Nutrition information per serving:
Calories - 309
Protein - 26g
Carbs - 36g
Fiber - 8g
Fat - 6g (1g saturated fat)
Cholesterol - 47mg
Sodium - 730mg

Tuesday, March 30, 2010

The best banana bread - gluten free!

Seriously. This is the best banana bread I've ever made--regular or gluten free--and that includes the 150 years I'd been making it before The H developed a wheat allergy. Everything came together just right to yield a loaf that was toasty golden brown, rising high above the edges of the loaf pan, moist in the center, sweet but not overwhelmingly so, and without that weird roof-of-the-mouth tingle that some people get from banana bread.

My secret? I think it was the ancient black bananas I pulled out of the freezer the night before. These were the ugliest things I've probably ever seen in my kitchen. I tossed them into the freezer on a lazy day, which means they were still in their peels. They thawed overnight in a glass measuring cup in the fridge, and by the time I got to make the bread last night, they were completely soft and floppy. Seriously nasty looking. When I smooshed them out of their peels, the fruit was limp and spotty. I wasn't holding out much hope.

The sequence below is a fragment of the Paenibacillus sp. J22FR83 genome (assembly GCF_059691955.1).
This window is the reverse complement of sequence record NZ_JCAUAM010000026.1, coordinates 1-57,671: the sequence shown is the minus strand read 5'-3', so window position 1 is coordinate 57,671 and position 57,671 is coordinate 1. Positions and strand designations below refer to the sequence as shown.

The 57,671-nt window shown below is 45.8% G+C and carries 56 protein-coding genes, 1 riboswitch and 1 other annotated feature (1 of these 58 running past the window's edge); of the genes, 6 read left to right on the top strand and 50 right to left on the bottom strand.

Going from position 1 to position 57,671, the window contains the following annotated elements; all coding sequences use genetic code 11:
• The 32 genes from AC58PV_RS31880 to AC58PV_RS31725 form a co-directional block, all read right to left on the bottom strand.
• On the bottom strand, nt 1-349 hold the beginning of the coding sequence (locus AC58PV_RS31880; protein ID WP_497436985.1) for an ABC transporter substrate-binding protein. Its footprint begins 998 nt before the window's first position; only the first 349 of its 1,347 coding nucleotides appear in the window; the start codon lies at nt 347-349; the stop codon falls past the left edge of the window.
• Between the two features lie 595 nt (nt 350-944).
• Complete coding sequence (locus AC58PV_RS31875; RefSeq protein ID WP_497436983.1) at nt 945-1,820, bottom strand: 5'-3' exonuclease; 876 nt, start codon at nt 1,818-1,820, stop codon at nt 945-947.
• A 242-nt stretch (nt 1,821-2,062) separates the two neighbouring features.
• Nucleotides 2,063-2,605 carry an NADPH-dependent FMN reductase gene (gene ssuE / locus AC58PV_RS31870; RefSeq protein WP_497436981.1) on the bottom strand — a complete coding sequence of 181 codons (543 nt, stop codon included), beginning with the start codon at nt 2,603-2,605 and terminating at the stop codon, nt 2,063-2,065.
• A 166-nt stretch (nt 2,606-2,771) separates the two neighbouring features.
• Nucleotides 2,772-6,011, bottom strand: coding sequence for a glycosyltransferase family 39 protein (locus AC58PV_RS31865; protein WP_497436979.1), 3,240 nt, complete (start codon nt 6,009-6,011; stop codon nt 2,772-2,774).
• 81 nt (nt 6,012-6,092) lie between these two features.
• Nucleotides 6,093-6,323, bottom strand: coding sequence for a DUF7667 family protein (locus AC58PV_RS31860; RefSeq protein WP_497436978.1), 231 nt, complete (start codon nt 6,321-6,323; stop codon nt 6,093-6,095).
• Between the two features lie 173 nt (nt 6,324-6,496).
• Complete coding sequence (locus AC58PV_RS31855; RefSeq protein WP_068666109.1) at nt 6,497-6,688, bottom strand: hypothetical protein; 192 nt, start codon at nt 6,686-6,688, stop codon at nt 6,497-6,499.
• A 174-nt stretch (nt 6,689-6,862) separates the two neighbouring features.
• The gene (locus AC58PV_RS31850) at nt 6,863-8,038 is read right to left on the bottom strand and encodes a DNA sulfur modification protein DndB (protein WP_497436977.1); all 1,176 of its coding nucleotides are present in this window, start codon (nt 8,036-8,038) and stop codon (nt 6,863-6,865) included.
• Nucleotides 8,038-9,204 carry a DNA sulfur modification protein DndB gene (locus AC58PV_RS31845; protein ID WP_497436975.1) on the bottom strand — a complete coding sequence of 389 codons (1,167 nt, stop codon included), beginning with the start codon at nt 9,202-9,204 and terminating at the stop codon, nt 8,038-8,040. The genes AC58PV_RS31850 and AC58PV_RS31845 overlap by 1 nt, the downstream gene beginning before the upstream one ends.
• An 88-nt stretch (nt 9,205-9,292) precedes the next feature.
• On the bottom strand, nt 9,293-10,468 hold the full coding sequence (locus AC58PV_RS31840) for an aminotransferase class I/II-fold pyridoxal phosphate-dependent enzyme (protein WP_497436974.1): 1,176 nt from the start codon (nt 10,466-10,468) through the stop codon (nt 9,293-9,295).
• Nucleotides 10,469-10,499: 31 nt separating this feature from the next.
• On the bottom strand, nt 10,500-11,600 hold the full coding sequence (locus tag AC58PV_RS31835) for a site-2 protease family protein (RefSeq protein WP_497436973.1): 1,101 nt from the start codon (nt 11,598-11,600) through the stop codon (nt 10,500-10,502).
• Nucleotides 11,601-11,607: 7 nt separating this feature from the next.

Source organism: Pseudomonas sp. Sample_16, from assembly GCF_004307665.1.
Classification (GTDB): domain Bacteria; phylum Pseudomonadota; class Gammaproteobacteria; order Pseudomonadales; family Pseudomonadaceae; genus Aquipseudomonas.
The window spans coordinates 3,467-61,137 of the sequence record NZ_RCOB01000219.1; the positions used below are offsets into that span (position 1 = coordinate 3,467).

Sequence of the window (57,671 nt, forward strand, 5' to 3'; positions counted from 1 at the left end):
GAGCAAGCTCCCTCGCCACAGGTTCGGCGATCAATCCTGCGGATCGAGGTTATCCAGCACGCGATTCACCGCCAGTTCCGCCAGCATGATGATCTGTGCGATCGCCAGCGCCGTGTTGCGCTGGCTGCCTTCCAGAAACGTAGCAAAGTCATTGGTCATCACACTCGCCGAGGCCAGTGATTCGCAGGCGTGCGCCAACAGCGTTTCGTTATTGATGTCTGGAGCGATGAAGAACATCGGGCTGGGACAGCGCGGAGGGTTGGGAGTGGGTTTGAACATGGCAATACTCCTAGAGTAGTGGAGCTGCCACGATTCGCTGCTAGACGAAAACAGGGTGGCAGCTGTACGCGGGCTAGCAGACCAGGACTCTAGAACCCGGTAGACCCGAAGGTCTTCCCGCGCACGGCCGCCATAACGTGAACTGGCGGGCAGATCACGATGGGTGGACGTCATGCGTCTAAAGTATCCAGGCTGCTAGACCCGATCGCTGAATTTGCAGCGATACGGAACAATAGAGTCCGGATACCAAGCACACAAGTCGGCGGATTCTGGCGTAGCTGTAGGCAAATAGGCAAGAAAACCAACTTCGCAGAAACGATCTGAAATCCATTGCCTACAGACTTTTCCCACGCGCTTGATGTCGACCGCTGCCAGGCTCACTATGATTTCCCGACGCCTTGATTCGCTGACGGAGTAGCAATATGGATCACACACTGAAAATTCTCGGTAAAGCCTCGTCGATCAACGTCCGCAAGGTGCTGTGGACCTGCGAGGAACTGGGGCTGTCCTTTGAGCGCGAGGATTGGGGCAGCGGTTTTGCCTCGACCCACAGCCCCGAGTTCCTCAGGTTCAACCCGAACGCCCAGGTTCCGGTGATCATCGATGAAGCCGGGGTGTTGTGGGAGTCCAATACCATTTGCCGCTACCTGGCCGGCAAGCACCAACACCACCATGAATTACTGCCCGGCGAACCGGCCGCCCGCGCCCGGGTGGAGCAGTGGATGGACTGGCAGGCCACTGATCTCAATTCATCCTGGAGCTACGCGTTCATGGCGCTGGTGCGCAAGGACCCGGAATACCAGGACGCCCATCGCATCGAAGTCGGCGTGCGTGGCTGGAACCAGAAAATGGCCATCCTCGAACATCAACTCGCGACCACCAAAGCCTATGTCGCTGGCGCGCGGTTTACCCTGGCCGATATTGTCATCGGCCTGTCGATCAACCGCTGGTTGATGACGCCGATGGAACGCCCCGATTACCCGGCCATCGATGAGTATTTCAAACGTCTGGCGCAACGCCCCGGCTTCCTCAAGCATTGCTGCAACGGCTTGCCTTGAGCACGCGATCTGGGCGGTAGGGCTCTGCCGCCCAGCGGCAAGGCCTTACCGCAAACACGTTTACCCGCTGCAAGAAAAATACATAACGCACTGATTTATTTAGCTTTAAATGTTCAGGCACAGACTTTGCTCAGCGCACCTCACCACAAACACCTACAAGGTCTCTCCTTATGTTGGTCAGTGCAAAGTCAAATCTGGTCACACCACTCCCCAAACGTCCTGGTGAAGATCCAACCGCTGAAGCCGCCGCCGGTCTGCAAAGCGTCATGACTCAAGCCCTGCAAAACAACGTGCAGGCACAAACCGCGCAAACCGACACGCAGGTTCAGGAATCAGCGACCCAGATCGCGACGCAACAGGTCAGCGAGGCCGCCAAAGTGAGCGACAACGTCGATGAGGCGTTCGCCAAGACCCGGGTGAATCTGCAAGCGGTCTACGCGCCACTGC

But, using the recipe on the back of the gluten free all-purpose flour we use (and stock in mass quantity), I forged ahead since everything else was already in the bowl.

Banana Bread
adapted from Special Diet Solutions by Carol Fenster, Ph.D.
serves 10

1/3 cup canola oil
2/3 cup brown sugar, packed
2 large eggs
1 tsp vanilla
1 3/4 cup gluten free all purpose baking flour
2 tsp baking powder
1 1/4 tsp cinnamon
1 tsp xanthan gum
1/2 tsp salt
1 1/2 cups ripe banana, mashed (I used three bananas and did not measure them)
1/2 cup chopped pecans or walnuts
1/2 cup raisins

1. Preheat oven to 350* and grease a 9x5 loaf pan (I greased mine with a bit of walnut oil).

2. Cream together oil, sugar, eggs, and vanilla in a large bowl with electric mixer.

3. Add flour, xanthan gum, salt, baking powder, and cinnamon to egg mixture, alternating with bananas. Beat until smooth. Stir in nuts and raisins. Batter will be somewhat soft.

4. Spread into prepared loaf pan and bake for 1 hour in preheated oven.